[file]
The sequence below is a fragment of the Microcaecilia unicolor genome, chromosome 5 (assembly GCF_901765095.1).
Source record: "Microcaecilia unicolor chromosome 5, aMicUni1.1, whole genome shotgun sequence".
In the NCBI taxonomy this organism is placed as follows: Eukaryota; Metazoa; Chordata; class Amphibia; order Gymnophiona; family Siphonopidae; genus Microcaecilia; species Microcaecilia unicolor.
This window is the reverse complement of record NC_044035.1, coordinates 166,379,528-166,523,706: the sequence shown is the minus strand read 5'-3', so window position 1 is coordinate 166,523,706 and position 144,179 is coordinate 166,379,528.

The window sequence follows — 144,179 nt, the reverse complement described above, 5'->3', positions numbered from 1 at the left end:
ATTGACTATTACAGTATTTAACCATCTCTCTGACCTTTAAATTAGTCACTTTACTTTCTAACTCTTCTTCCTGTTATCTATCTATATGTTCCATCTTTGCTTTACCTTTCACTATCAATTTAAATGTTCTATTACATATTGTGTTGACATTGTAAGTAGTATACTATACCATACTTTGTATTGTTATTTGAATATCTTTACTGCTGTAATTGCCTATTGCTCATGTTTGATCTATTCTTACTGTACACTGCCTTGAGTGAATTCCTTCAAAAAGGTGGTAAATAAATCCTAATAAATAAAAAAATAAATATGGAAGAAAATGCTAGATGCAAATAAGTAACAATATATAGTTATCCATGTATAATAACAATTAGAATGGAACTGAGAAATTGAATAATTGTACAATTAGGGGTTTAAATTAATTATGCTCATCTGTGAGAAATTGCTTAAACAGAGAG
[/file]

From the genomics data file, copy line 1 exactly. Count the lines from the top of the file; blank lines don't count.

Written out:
The sequence below is a fragment of the Microcaecilia unicolor genome, chromosome 5 (assembly GCF_901765095.1).